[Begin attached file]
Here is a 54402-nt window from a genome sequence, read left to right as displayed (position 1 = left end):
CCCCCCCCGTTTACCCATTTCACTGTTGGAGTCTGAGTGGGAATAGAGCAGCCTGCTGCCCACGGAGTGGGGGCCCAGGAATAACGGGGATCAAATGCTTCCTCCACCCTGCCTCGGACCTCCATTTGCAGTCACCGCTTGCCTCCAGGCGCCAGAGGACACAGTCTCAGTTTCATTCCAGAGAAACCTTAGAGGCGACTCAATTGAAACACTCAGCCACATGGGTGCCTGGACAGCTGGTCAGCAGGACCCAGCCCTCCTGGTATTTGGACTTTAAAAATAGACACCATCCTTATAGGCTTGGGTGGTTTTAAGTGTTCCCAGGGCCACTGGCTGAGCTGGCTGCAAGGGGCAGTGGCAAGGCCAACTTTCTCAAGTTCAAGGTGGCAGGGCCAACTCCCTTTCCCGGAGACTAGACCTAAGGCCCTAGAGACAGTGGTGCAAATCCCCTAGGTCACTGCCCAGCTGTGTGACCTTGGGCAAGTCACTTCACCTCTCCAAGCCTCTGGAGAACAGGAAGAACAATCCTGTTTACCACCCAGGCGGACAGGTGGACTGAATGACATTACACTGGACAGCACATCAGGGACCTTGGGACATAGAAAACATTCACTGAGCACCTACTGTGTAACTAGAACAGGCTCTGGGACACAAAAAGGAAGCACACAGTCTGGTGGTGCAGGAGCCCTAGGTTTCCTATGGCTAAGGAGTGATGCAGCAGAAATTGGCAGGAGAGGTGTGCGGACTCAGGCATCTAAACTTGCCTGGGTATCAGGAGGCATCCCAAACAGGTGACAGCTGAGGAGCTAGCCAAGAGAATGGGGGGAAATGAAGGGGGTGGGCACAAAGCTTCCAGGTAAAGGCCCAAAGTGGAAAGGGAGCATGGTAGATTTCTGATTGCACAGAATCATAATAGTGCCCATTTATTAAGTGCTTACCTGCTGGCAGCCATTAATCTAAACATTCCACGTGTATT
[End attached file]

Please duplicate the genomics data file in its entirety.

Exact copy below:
Here is a 54402-nt window from a genome sequence, read left to right as displayed (position 1 = left end):
CCCCCCCCGTTTACCCATTTCACTGTTGGAGTCTGAGTGGGAATAGAGCAGCCTGCTGCCCACGGAGTGGGGGCCCAGGAATAACGGGGATCAAATGCTTCCTCCACCCTGCCTCGGACCTCCATTTGCAGTCACCGCTTGCCTCCAGGCGCCAGAGGACACAGTCTCAGTTTCATTCCAGAGAAACCTTAGAGGCGACTCAATTGAAACACTCAGCCACATGGGTGCCTGGACAGCTGGTCAGCAGGACCCAGCCCTCCTGGTATTTGGACTTTAAAAATAGACACCATCCTTATAGGCTTGGGTGGTTTTAAGTGTTCCCAGGGCCACTGGCTGAGCTGGCTGCAAGGGGCAGTGGCAAGGCCAACTTTCTCAAGTTCAAGGTGGCAGGGCCAACTCCCTTTCCCGGAGACTAGACCTAAGGCCCTAGAGACAGTGGTGCAAATCCCCTAGGTCACTGCCCAGCTGTGTGACCTTGGGCAAGTCACTTCACCTCTCCAAGCCTCTGGAGAACAGGAAGAACAATCCTGTTTACCACCCAGGCGGACAGGTGGACTGAATGACATTACACTGGACAGCACATCAGGGACCTTGGGACATAGAAAACATTCACTGAGCACCTACTGTGTAACTAGAACAGGCTCTGGGACACAAAAAGGAAGCACACAGTCTGGTGGTGCAGGAGCCCTAGGTTTCCTATGGCTAAGGAGTGATGCAGCAGAAATTGGCAGGAGAGGTGTGCGGACTCAGGCATCTAAACTTGCCTGGGTATCAGGAGGCATCCCAAACAGGTGACAGCTGAGGAGCTAGCCAAGAGAATGGGGGGAAATGAAGGGGGTGGGCACAAAGCTTCCAGGTAAAGGCCCAAAGTGGAAAGGGAGCATGGTAGATTTCTGATTGCACAGAATCATAATAGTGCCCATTTATTAAGTGCTTACCTGCTGGCAGCCATTAATCTAAACATTCCACGTGTATT